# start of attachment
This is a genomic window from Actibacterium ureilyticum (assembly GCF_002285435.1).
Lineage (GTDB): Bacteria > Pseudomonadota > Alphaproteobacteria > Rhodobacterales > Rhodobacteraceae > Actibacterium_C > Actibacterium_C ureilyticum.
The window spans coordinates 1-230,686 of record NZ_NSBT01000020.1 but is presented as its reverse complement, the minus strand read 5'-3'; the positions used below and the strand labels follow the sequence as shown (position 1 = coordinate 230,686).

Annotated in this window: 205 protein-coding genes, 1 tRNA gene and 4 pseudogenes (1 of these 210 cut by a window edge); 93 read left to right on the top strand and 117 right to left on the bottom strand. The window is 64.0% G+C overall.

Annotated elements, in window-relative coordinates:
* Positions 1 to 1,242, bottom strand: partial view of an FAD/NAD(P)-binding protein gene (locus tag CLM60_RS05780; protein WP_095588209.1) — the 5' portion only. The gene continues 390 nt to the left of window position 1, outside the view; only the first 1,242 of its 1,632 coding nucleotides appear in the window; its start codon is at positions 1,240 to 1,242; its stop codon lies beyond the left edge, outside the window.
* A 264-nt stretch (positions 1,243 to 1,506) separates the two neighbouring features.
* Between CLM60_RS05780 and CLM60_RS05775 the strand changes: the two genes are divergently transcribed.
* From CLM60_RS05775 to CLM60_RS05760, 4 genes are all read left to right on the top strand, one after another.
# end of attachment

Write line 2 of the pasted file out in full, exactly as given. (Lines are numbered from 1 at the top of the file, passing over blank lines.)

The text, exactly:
Lineage (GTDB): Bacteria > Pseudomonadota > Alphaproteobacteria > Rhodobacterales > Rhodobacteraceae > Actibacterium_C > Actibacterium_C ureilyticum.